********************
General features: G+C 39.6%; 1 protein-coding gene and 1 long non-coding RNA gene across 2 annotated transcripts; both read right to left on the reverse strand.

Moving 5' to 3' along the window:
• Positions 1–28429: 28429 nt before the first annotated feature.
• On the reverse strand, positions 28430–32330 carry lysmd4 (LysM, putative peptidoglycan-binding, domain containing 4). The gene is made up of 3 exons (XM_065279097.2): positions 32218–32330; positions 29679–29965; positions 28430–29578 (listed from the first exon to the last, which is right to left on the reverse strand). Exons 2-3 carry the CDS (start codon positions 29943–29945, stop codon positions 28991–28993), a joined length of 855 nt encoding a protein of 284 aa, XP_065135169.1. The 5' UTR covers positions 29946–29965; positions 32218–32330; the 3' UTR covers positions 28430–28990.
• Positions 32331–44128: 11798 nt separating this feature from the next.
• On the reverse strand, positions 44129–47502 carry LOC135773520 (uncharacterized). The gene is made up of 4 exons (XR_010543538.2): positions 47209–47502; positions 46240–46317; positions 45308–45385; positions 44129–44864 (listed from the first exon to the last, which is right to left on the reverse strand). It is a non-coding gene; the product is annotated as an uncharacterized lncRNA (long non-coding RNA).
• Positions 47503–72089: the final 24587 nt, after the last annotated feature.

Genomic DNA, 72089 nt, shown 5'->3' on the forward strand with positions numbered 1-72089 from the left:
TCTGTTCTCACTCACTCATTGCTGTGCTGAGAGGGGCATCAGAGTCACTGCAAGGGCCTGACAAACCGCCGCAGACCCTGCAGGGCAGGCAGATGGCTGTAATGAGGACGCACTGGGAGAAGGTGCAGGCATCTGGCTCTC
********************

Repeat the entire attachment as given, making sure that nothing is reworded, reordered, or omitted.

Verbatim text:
General features: G+C 39.6%; 1 protein-coding gene and 1 long non-coding RNA gene across 2 annotated transcripts; both read right to left on the reverse strand.

Moving 5' to 3' along the window:
• Positions 1–28429: 28429 nt before the first annotated feature.
• On the reverse strand, positions 28430–32330 carry lysmd4 (LysM, putative peptidoglycan-binding, domain containing 4). The gene is made up of 3 exons (XM_065279097.2): positions 32218–32330; positions 29679–29965; positions 28430–29578 (listed from the first exon to the last, which is right to left on the reverse strand). Exons 2-3 carry the CDS (start codon positions 29943–29945, stop codon positions 28991–28993), a joined length of 855 nt encoding a protein of 284 aa, XP_065135169.1. The 5' UTR covers positions 29946–29965; positions 32218–32330; the 3' UTR covers positions 28430–28990.
• Positions 32331–44128: 11798 nt separating this feature from the next.
• On the reverse strand, positions 44129–47502 carry LOC135773520 (uncharacterized). The gene is made up of 4 exons (XR_010543538.2): positions 47209–47502; positions 46240–46317; positions 45308–45385; positions 44129–44864 (listed from the first exon to the last, which is right to left on the reverse strand). It is a non-coding gene; the product is annotated as an uncharacterized lncRNA (long non-coding RNA).
• Positions 47503–72089: the final 24587 nt, after the last annotated feature.

Genomic DNA, 72089 nt, shown 5'->3' on the forward strand with positions numbered 1-72089 from the left:
TCTGTTCTCACTCACTCATTGCTGTGCTGAGAGGGGCATCAGAGTCACTGCAAGGGCCTGACAAACCGCCGCAGACCCTGCAGGGCAGGCAGATGGCTGTAATGAGGACGCACTGGGAGAAGGTGCAGGCATCTGGCTCTC